CSE143 Sample Final, Fall 2012 handout #32 1. Binary Tree Traversals, 6 points. Consider the following tree. +---+ | 2 | +---+ / \ / \ +---+ +---+ | 7 | | 6 | +---+ +---+ / \ \ / \ \ +---+ +---+ +---+ | 9 | | 0 | | 1 | +---+ +---+ +---+ / \ / \ / \ / \ +---+ +---+ +---+ +---+ | 5 | | 3 | | 4 | | 8 | +---+ +---+ +---+ +---+ Fill in each of the traversals below: Preorder traversal __________________________________________________ Inorder traversal __________________________________________________ Postorder traversal __________________________________________________ 2. Binary Search Tree, 4 points. Draw a picture below of the binary search tree that would result from inserting the following words into an empty binary search tree in the following order: Legolas, Frodo, Sam, Merry, Pippin, Aragorn, Gimli, Boromir. 3. Collections Mystery, 5 points. Consider the following method: public List<Integer> mystery(int[][] data) { List<Integer> result = new LinkedList<Integer>(); for (int i = 0; i < data.length; i++) { int sum = 0; for (int j = 0; j < data[i].length; j++) { sum = sum + j * data[i][j]; } result.add(sum); } return result; } In the left-hand column below are specific two-dimensional arrays. Indicate in the right-hand column what values would be stored in the list returned by method mystery if the array in the left-hand column is passed as a parameter to mystery. Two-Dimensional Array Contents of List Returned --------------------------------------------------------------------- [[1, 2, 3], [4, 5, 6]] ______________________________ [[3, 4], [1, 2, 3], [], [5, 6]] ______________________________ [[1, 2, 3], [4, 5, 6], [7, 8, 9]] ______________________________ 4. Collections Programming, 5 points. Write a method called convert that takes an array of integers as a parameter and that returns a map that contains the nonzero elements of the array (mapping an integer index to an integer value). For example, if an array called list stores these values: [0, 19, 4, 0, 0, 0, 12, 0, 0, 0, 9, 18] then the call convert(list) should return the following map: {1=19, 2=4, 6=12, 10=9, 11=18} Your map should store the keys in increasing numerical order. The array passed as a parameter should be not be changed. 5. Binary Trees, 10 points. Write a toString method for a binary tree of integers. The method should return "empty" for an empty tree. For a leaf node, it should return the data in the node as a String. For a branch node, it should return a parenthesized String that has three elements separated by commas: the data at the root followed by a String representation of the left subtree followed by a String representation of the right subtree. For example, if a variable t stores a reference to the following tree: +---+ | 2 | +---+ / \ +---+ +---+ | 8 | | 1 | +---+ +---+ / / \ +---+ +---+ +---+ | 0 | | 7 | | 6 | +---+ +---+ +---+ / \ +---+ +---+ | 4 | | 9 | +---+ +---+ then the call t.toString() should return the following String: "(2, (8, 0, empty), (1, (7, 4, empty), (6, empty, 9)))" The quotes above are used to indicate that this is a String but should not be included in the String that you return. You are writing a public method for a binary tree class defined as follows: public class IntTreeNode { public int data; // data stored in this node public IntTreeNode left; // reference to left subtree public IntTreeNode right; // reference to right subtree <constructors> } public class IntTree { private IntTreeNode overallRoot; <methods> } You may define private helper methods to solve this problem, but otherwise you may not call any other methods of the class. You may not define any auxiliary data structures to solve this problem. 6. Collections Programming, 10 points. Write a method called sumStrings takes a map whose keys are strings and whose values are points and that returns a map that associates each point with the sum of the lengths of the strings it is associated with in the first map. For example, suppose that a map called data has the following associations: {a=[x=1,y=3], apple=[x=7,y=7], be=[x=4,y=7], bear=[x=7,y=4], carpet=[x=2,y=19], cat=[x=1,y=3], dog=[x=2,y=18], specialty=[x=7,y=4], student=[x=1,y=3], umbrella=[x=42,y=8]} Then the call sumStrings(data) should return the following map: {[x=7,y=7]=5, [x=42,y=8]=8, [x=2,y=18]=3, [x=1,y=3]=11, [x=2,y=19]=6, [x=7,y=4]=13, [x=4,y=7]=2} Notice that the point [x=7,y=7] maps to 5 in the result because it was associated with a string of length 5 in the original ("apple"). Notice that [x=1,y=3] maps to 11 because it was associated with three strings ("a", "cat", "student") whose lengths add up to 11 (1, 3, 7). Your method should construct the new map and can construct iterators but should otherwise not construct any new data structures. It should also not modify the map passed as a parameter and it should be reasonably efficient. 7. Comparable class, 20 points. Define a class called TimeSpan that keeps track of an amount of time. A time span can be thought of in two ways. You can think of it as being a certain number of hours, minutes, and seconds where each hour is composed of 60 minutes and each minute is composed of 60 seconds. Or you can think of it as the total number of seconds. The class has the following public methods: TimeSpan(hrs, min, sec) constructs a TimeSpan object with the given hours, minutes, and seconds hours() returns the number of hours minutes() returns the number of minutes (0 to 59) seconds() returns the number of seconds (0 to 59) totalSeconds() returns the total number of seconds including the minutes and hours components add(other) returns a new TimeSpan object formed by adding this TimeSpan to the other TimeSpan toString() returns a string in the form "hhh:mm:ss" For example, the following code constructs three TimeSpan objects: TimeSpan t1 = new TimeSpan(18, 3, 54); TimeSpan t2 = new TimeSpan(95, 58, 7); TimeSpan t3 = t1.add(t2); The first TimeSpan object is expressed as 18 hours, 3 minutes, and 54 seconds. The totalSeconds method would report this as 65034 seconds. The call t1.toString() should produce "18:03:54". Notice that the minutes are reported as two digits even when it is a single digit. The same should be true of the seconds, so t2.toString() should produce the string "95:58:07". Your class should make sure that minutes and seconds are always reported as being between 0 and 59. When t1 and t2 are added together to produce t3, the resulting time should be reported as 114 hours, 2 minutes, and 1 second, with t3.toString() returning "114:02:01". Your constructor should throw an IllegalArgumentException if any value passed to it is negative. It should fix values of minutes and seconds that are higher than 59, adjusting hours and minutes appropriately. For example, given the following call: TimeSpan t4 = new TimeSpan(4, 65, 100); the resulting TimeSpan object should be reported as 5 hours, 6 minutes, and 40 seconds with t4.toString() returning "5:06:40". The TimeSpan class should implement the Comparable<E> interface, where a shorter amount of time is considered less than a longer amount of time. 8. Binary Trees, 20 points. Write a method called add that takes as a parameter a reference to a second binary tree and that adds the values in the second tree to this tree. If the method is called as follows: tree1.add(tree2); it should add all values in tree2 to the corresponding nodes in tree1. In other words, the value stored at the root of tree2 should be added to the value stored at the root of tree1 and the values in tree2's left and right subtrees should be added to the corresponding positions in tree1's left and right subtrees. The values in tree2 should not be changed by your method. initial tree1 initial tree2 final tree1 +---+ +---+ +---+ | 1 | | 2 | | 3 | +---+ +---+ +---+ / \ / \ / \ +---+ +---+ +---+ +---+ +---+ +---+ | 4 | | 7 | | 3 | | 1 | | 7 | | 8 | +---+ +---+ +---+ +---+ +---+ +---+ If tree1 has a node that has no corresponding node in tree2, then that node is unchanged. For example, if tree2 is empty, tree1 is not changed at all. It is also possible that tree2 will have one or more nodes that have no corresponding node in tree1. For each such node, create a new node in tree1 in the corresponding position with the value stored in tree2's node. For example: initial tree1 initial tree2 final tree1 +---+ +---+ +---+ | 6 | | 1 | | 7 | +---+ +---+ +---+ / / \ / \ +---+ +---+ +---+ +---+ +---+ | 2 | | 4 | | 5 | | 6 | | 5 | +---+ +---+ +---+ +---+ +---+ / \ / \ +---+ +---+ +---+ +---+ | 8 | | 2 | | 8 | | 2 | +---+ +---+ +---+ +---+ You are writing a public method for a binary tree class defined as follows: public class IntTreeNode { public int data; // data stored in this node public IntTreeNode left; // reference to left subtree public IntTreeNode right; // reference to right subtree // post: constructs an IntTreeNode with the given data and links public IntTreeNode(int data, IntTreeNode left, IntTreeNode right) { this.data = data; this.left = left; this.right = right; } } public class IntTree { private IntTreeNode overallRoot; <methods> } You are writing a method that will become part of the IntTree class. You may define private helper methods to solve this problem, but otherwise you may not assume that any particular methods are available. You are NOT to replace any of the existing nodes in the tree. You will, however, construct new nodes to be inserted into the tree as described above. 9. Linked Lists, 20 points. Write a method called rearrange that rearranges the order of a list of integers so that all of the values in even-numbered positions appear in reverse order followed by all of the values in odd-numbered positions in forward order. We are using zero-based indexing, as with Java arrays and lists, where the first element is considered to be at position 0. For example, if a variable called list stores these values: [0, 1, 2, 3, 4, 5, 6, 7, 8, 9] and you make the following call: list.rearrange(); the list should store the following values after the call: [8, 6, 4, 2, 0, 1, 3, 5, 7, 9] In this example the values in the original list were equal to their positions and there were an even number of elements, but that won't necessarily be the case. For example, if the list had instead stored: [3, 8, 15, 9, 4, 42, 5] then after a call on rearrange it would store: [5, 4, 15, 3, 8, 9, 42] If the list has fewer than two elements, it should be unchanged by a call on rearrange. You are writing a public method for a linked list class defined as follows: public class ListNode { public int data; // data stored in this node public ListNode next; // link to next node in the list <constructors> } public class LinkedIntList { private ListNode front; <methods> } You are writing a method that will become part of the LinkedIntList class. You may define private helper methods to solve this problem, but otherwise you may not assume that any particular methods are available. You are allowed to define your own variables of type ListNode, but you may not construct any new nodes, and you may not use any auxiliary data structure to solve this problem (no array, ArrayList, stack, queue, String, etc). You also may not change any data fields of the nodes. You MUST solve this problem by rearranging the links of the list. Your solution must run in O(n) time where n is the length of the list.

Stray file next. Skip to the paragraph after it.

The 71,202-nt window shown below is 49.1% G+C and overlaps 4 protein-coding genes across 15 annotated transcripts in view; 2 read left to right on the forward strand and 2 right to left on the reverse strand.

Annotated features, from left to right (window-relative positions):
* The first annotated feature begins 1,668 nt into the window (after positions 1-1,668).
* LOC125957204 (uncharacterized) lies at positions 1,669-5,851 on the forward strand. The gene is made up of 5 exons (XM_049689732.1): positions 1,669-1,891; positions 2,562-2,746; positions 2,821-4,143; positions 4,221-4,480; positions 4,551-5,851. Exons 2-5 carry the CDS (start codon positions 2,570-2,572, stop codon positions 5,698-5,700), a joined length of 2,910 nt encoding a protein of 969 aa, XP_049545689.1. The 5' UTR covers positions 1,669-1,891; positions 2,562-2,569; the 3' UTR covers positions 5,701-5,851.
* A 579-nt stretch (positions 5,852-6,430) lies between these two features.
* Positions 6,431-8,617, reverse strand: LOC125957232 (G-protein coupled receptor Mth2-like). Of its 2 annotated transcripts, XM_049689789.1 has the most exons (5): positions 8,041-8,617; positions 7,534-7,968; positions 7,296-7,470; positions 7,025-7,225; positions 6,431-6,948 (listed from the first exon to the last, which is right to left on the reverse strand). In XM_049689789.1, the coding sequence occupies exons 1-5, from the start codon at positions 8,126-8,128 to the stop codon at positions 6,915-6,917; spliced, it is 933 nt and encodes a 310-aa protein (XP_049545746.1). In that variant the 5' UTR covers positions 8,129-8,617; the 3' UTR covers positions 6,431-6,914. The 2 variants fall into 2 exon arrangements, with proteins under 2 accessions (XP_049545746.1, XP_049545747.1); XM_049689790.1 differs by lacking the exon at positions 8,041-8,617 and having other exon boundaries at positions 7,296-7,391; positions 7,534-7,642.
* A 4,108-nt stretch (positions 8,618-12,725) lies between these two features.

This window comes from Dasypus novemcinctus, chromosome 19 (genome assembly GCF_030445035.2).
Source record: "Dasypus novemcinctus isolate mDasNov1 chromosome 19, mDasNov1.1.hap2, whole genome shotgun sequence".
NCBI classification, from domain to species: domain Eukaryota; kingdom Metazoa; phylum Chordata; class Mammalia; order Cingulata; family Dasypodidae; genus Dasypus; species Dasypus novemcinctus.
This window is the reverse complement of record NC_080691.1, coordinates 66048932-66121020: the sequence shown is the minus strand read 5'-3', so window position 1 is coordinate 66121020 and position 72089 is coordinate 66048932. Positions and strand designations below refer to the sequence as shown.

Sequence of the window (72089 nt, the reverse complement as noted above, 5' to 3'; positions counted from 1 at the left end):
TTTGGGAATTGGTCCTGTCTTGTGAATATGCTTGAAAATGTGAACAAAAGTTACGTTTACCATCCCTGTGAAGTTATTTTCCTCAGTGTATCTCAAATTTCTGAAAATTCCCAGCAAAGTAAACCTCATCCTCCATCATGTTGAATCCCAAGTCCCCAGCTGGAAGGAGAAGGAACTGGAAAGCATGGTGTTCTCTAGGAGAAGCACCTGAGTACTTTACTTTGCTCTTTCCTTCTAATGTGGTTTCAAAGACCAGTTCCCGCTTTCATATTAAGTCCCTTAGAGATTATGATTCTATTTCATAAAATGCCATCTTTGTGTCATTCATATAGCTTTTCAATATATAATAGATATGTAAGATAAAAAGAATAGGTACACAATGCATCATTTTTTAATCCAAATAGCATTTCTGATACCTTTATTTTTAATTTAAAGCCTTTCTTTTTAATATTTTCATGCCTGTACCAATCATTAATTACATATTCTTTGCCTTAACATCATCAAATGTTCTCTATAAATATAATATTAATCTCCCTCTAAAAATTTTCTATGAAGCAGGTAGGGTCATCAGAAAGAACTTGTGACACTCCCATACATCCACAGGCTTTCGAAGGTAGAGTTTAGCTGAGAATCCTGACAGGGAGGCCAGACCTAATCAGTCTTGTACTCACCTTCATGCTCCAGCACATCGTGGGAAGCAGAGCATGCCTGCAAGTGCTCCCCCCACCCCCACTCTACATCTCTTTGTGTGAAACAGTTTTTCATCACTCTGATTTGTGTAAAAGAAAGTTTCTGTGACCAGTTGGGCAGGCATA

Stuart Reges
Last modified: Fri Nov 30 17:46:52 PST 2012